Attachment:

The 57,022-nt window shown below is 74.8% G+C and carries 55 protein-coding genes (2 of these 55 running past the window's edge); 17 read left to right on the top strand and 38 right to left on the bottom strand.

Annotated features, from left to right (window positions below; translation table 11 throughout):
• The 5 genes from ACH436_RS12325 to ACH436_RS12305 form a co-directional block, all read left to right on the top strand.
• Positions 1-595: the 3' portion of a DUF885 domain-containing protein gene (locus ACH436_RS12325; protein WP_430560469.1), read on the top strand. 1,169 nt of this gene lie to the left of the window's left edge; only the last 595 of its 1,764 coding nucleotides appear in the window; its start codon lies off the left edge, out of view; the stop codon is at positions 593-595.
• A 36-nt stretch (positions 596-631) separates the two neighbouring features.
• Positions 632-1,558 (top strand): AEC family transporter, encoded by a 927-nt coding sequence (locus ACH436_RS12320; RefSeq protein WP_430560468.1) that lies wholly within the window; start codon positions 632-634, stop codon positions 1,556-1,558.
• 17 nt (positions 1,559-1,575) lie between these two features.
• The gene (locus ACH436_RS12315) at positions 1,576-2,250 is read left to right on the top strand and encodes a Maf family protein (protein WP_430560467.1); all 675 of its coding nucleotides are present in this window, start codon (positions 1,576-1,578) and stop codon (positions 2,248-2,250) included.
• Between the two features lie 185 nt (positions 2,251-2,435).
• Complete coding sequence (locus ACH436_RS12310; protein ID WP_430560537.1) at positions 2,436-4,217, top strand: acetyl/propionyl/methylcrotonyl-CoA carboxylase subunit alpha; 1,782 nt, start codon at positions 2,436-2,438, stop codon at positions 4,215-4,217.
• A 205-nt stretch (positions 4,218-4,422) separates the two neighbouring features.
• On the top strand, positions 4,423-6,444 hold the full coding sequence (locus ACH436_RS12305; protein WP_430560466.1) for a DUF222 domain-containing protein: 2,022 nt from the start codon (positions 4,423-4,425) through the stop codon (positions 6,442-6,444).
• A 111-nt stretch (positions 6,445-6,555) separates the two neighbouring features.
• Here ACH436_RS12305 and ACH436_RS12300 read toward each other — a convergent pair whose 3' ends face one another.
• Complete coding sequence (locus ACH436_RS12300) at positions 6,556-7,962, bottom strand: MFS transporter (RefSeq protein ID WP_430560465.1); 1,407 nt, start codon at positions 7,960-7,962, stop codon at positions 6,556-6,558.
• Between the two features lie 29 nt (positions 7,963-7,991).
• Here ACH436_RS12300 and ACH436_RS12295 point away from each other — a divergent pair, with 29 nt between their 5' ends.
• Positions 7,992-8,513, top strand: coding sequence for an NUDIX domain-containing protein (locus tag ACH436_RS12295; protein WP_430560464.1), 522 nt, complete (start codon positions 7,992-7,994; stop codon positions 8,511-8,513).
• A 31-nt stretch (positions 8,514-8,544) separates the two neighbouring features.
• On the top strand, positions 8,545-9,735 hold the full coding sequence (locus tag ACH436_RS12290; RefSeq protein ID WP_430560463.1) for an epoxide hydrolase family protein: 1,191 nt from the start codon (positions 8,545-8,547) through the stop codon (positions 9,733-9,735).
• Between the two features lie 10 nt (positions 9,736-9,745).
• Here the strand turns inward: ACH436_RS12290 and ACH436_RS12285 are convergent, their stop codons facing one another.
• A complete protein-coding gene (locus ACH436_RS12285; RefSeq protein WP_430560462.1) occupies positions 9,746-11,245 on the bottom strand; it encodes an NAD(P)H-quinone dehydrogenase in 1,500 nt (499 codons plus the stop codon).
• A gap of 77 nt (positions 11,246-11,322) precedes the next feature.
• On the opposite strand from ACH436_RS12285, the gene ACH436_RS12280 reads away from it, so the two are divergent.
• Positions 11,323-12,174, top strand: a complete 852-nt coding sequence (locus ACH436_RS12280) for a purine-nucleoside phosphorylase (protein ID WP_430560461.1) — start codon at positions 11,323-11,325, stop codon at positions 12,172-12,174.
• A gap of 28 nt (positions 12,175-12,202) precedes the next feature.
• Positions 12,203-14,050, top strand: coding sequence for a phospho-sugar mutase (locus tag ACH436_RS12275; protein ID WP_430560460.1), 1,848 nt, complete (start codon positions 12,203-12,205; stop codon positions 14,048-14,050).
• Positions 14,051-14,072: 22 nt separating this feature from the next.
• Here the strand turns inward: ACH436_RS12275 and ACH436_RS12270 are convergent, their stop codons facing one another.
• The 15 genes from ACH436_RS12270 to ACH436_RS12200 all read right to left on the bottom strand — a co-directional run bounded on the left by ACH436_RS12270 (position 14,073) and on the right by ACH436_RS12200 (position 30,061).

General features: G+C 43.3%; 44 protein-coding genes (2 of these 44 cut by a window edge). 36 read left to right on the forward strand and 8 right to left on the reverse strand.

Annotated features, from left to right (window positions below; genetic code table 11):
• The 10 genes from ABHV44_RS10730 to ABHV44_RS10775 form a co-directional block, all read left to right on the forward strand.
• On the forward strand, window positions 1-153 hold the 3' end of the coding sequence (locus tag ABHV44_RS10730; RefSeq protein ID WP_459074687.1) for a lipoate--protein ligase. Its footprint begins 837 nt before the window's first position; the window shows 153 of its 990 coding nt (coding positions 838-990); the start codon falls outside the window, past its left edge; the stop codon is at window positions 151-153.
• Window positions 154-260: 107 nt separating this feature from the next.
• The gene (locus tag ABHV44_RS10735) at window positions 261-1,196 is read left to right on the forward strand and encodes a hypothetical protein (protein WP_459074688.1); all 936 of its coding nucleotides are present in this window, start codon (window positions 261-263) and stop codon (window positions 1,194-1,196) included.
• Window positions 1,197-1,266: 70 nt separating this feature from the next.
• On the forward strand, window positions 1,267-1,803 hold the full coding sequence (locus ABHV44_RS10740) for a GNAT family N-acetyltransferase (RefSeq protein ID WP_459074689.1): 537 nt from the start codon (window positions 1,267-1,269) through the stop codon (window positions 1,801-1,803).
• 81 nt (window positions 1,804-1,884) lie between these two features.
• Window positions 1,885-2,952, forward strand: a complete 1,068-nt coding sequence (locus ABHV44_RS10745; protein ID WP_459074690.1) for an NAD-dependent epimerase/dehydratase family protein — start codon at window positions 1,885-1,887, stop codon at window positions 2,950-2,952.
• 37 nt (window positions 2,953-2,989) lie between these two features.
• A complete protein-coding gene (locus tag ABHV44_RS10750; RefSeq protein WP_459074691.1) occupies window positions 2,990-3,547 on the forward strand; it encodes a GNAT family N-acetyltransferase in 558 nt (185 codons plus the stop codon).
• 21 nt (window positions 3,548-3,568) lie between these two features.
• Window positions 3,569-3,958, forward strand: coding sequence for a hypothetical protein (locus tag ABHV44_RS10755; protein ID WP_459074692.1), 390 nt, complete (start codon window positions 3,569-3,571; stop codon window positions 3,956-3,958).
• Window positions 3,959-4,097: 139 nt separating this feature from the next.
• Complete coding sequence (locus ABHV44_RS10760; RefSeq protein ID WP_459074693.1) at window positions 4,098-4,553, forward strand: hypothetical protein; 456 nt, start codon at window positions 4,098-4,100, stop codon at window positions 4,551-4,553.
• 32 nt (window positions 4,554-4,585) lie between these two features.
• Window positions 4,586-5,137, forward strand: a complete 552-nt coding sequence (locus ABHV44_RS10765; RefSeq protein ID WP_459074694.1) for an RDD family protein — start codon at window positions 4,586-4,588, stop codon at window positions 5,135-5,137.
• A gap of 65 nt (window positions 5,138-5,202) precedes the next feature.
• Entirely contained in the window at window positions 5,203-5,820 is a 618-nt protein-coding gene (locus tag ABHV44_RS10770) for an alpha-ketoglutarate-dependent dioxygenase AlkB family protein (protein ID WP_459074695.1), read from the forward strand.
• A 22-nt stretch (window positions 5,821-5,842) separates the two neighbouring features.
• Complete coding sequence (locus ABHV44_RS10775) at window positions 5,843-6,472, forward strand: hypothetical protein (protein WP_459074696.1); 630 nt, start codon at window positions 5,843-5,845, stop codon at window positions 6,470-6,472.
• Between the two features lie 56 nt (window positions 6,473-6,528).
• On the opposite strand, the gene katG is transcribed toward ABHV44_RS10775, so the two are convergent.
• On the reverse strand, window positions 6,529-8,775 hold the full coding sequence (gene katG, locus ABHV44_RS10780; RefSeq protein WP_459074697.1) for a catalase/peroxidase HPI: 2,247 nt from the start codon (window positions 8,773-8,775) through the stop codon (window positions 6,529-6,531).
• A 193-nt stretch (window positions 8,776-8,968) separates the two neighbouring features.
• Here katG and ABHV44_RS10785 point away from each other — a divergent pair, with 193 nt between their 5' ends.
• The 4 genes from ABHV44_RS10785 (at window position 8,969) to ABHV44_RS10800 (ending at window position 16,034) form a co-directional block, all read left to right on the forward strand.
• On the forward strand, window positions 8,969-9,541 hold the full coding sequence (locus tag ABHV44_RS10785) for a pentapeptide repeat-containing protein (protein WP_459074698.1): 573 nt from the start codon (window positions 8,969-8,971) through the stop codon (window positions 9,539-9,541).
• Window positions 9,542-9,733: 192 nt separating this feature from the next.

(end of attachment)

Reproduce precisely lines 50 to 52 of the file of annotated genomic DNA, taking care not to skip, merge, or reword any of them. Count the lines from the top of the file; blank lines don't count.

• A gap of 65 nt (window positions 5,138-5,202) precedes the next feature.
• Entirely contained in the window at window positions 5,203-5,820 is a 618-nt protein-coding gene (locus tag ABHV44_RS10770) for an alpha-ketoglutarate-dependent dioxygenase AlkB family protein (protein ID WP_459074695.1), read from the forward strand.
• A 22-nt stretch (window positions 5,821-5,842) separates the two neighbouring features.